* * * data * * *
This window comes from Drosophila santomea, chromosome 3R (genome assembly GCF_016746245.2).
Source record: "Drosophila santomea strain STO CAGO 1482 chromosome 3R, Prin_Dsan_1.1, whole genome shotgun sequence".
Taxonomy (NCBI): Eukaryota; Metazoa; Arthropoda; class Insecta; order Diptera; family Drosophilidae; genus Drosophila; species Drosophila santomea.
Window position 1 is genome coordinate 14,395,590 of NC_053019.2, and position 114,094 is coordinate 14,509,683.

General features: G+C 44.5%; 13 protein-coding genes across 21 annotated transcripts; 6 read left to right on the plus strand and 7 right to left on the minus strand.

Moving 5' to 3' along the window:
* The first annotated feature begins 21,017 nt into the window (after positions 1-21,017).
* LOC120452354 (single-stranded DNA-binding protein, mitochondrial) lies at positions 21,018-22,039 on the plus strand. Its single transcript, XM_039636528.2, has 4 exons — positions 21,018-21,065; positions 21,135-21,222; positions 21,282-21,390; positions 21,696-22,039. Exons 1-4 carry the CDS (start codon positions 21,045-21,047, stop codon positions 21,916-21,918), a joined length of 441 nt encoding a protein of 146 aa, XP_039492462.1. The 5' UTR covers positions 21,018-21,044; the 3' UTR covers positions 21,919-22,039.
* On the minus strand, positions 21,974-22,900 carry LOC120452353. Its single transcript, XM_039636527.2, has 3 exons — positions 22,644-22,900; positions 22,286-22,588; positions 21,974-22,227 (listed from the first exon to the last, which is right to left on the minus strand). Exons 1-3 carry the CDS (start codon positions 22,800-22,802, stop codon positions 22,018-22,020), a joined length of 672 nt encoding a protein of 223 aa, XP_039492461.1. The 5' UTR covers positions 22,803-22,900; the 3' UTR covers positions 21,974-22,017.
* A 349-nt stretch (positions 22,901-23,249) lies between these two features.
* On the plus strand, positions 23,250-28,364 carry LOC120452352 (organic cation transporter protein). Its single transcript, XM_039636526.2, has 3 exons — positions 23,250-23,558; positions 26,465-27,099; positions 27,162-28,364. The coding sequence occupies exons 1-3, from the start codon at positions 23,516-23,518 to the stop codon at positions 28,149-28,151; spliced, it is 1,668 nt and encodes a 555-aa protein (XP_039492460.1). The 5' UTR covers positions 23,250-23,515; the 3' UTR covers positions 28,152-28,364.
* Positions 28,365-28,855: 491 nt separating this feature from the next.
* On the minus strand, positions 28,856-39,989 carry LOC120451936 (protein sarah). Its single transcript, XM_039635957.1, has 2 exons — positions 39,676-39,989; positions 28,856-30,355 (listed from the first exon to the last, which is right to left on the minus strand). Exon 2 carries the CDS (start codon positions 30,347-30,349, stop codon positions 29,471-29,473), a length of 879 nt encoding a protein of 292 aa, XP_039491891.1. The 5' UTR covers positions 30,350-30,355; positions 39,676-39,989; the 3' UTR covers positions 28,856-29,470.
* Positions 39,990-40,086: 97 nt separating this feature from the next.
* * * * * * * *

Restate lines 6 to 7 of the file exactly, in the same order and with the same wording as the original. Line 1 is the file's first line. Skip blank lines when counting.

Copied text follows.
Moving 5' to 3' along the window:
* The first annotated feature begins 21,017 nt into the window (after positions 1-21,017).